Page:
To prepare for the new dynamics in third party arbitration funding, members would do well to keep abreast of the related legal and regulatory developments, the Code of Practice (to be issued), the funding industry and reputable candidates that offer third party funding in Hong Kong.

Moreover, members should ensure they remain compliant with the duty of care at common law and relevant provisions of the Hong Kong Solicitor’s Guide to Professional Conduct (Volumes 1 and 2), the Legal Practitioners Ordinance (Cap.159) and other relevant requirements that may apply to third party arbitration funding. I envisage that, from members’ perspective, some ethical standards to be negotiated and addressed in the third party funding agreement, and/or the funded client retainer with the law firm, could include the following:

  • conflicts of interest;
  • confidentiality;
  • legal professional privilege and without prejudice privilege;
  • control (and abuse) of the arbitration by the third party funder;
  • grounds for termination of third party funding; and
  • anti-money laundering and terrorist financing. 

For starters, the professional conduct and legal duties of members under Hong Kong Solicitor’s Guide to Professional Conduct (Volume 1, Third Edition) and the corresponding common law requirements will apply to third party arbitration funding. Those include, among others, the duty to exercise diligence, care and skill under r. 5.12, the duty to act competently under r. 6.01 and the duty to inform the client about costs (and how costs are met, (eg, any third party funding)) under r. 4.01. While the light-touch regulatory approach has been adopted in Hong Kong to third party arbitration funding, members should avoid underestimating relevant risks. It is important to continue to exercise proper risk management and conduct adequate due diligence checks, in order to avoid possible abuse of the new regime by any rogue funder.

Members should also pay attention to the meaning of “arbitration funding” in s. 98O which states that: “This Part [10A] does not apply in relation to the provision of arbitration funding to a party by a lawyer who, in the course of the lawyer’s legal practice, acts for any party in relation to the arbitration.” The section goes on to define the word “lawyer” broadly to include the “legal practice and any other lawyer who works for, or is a member of, the legal practice”. If a member plans to engage in a funding role, he or she would need to ensure effective systems and processes are in place to conduct relevant checks in the matter. This includes, among others, identifying any conflicts of interest and other concerns at the outset of the matter and regularly monitoring the situation thereafter and taking steps to mitigate any risks if necessary to avoid breaching s. 98O to Part 10A. Firms should on the other hand ensure relevant training, policies and systems are updated to manage the risk. For example, a red flag may arise where a member of a law firm is asked to act for one of the parties in an arbitration in which another member of the same firm is engaged as a third party funder, whether now or later (and vice versa).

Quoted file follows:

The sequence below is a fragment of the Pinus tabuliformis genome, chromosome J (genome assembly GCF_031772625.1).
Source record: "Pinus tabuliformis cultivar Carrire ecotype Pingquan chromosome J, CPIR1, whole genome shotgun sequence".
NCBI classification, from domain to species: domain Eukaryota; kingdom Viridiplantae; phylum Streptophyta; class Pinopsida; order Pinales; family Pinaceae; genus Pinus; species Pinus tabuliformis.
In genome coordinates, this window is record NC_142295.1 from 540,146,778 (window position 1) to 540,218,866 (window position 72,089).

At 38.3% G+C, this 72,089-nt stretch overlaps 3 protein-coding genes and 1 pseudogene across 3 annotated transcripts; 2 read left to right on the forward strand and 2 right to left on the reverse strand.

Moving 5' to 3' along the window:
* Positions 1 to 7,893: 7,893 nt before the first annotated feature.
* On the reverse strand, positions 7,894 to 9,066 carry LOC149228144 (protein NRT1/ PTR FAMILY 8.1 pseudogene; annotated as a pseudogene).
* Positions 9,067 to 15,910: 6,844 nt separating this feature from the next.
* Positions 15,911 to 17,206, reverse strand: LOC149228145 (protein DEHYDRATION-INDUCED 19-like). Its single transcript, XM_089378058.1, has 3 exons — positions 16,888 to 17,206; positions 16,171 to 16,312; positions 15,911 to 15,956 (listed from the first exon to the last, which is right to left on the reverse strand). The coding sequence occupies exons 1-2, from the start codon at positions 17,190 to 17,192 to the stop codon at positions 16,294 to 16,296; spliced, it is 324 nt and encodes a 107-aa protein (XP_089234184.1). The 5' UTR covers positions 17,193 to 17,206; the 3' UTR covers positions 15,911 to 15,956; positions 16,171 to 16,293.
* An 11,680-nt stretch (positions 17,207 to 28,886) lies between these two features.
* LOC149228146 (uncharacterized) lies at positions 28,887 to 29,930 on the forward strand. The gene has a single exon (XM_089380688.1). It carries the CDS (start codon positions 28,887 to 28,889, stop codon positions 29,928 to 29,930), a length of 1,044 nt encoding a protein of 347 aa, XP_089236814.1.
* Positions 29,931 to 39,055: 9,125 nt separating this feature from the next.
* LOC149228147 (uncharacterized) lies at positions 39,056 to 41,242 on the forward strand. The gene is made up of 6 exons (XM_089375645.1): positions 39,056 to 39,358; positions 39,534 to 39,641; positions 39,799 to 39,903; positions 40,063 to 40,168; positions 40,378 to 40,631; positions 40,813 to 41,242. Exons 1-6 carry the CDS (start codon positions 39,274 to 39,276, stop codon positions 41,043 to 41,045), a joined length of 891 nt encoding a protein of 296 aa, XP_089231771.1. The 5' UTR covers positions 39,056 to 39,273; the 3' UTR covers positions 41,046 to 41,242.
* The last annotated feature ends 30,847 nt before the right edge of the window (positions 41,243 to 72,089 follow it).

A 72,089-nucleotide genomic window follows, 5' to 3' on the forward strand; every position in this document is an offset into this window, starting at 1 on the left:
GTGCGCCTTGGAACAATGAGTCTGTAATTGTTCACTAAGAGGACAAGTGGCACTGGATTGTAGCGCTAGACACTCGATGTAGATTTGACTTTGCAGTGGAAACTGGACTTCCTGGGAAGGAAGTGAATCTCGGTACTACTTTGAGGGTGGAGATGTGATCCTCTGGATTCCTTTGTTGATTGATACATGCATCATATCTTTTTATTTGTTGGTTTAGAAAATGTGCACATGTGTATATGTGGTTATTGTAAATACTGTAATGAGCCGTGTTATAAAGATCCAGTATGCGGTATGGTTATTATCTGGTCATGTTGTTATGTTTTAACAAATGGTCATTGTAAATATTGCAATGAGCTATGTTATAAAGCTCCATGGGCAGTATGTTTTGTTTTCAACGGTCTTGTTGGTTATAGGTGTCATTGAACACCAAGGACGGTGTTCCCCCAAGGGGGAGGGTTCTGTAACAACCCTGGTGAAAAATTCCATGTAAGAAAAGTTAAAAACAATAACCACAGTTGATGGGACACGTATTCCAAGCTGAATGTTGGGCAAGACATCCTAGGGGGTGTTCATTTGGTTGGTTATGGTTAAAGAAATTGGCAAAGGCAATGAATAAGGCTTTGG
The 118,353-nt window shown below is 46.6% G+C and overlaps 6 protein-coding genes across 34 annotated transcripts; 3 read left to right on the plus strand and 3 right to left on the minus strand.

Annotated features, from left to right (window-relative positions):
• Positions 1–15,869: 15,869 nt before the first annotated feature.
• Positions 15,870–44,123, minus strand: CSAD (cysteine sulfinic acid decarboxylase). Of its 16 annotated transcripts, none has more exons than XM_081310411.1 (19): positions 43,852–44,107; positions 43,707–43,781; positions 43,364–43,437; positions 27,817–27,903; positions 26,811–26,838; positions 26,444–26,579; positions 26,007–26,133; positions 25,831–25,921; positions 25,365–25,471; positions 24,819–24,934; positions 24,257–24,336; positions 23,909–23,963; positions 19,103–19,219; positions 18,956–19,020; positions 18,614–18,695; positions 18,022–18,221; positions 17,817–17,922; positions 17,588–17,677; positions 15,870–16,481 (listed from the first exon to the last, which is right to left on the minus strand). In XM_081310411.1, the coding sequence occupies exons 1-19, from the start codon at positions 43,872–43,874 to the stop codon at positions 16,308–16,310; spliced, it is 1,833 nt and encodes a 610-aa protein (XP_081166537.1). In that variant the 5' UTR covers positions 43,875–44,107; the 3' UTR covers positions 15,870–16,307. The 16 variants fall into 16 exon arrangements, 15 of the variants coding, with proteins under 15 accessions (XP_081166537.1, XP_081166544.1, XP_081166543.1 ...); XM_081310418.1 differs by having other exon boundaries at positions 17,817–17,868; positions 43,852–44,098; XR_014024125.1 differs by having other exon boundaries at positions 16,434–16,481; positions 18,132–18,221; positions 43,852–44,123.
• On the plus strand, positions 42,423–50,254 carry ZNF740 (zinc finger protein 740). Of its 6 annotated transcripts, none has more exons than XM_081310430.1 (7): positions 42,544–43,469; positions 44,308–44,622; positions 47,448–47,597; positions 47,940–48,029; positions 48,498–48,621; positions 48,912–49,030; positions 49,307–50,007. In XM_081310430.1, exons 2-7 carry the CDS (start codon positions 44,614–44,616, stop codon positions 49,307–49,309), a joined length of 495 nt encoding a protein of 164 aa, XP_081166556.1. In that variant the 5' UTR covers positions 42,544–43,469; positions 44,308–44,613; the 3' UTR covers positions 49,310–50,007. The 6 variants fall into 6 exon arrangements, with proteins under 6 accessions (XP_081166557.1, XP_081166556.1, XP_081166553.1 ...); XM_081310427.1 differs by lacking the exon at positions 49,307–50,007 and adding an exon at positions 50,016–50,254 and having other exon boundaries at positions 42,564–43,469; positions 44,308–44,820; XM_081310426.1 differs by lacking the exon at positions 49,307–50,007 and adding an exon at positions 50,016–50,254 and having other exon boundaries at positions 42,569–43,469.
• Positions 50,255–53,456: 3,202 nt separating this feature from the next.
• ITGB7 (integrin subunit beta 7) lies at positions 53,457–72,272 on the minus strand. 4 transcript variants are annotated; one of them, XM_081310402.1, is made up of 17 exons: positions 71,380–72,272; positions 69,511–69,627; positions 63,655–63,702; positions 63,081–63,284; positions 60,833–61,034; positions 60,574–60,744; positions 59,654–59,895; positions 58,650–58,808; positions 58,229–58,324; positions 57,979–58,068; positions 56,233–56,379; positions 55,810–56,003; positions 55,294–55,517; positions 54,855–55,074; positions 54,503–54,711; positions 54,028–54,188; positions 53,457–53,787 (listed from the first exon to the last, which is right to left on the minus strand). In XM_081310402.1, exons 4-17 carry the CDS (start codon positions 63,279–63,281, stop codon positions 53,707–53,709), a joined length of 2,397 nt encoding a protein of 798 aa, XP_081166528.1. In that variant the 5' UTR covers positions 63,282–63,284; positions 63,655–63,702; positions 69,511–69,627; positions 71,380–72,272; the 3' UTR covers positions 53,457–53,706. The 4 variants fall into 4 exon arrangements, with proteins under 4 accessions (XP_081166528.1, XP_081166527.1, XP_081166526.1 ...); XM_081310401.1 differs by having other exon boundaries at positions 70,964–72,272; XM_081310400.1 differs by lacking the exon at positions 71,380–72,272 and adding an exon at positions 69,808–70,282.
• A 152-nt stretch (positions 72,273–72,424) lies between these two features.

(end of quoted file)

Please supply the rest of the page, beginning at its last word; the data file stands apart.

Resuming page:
Way Forward

In conclusion, without repeating the Law Society’s submissions to the Consultation on Third Party Funding for Arbitration (dated 5 January 2016) in support of the third party funding in general, I welcome the passing of the amendment bill to the Ordinance.

Arbitration in Hong Kong has finally come of age under the amendments. An arbitration involving a third party funder now is no longer merely an “alternative” dispute resolution process. For a party who may have the option of going to court or arbitration but who might otherwise be deprived of access to justice due to lack of proper funding, arbitration now becomes a feasible option.

To tap into the anticipated business opportunities and to respond to enquiries, members are encouraged to familiarise themselves with the provisions of the Ordinance ahead of the commencement date(s) of the amendments (to be announced as of writing). In light of the risks and relatively young third party funding arbitration industry in Hong Kong, members should also stay vigilant and mitigate the professional conduct risks and other concerns going forward.

To assist members, the Hong Kong Academy of Law will arrange training on this subject as part of our ongoing CPD and/or RME programmes.


Member of the Pro Bono Committee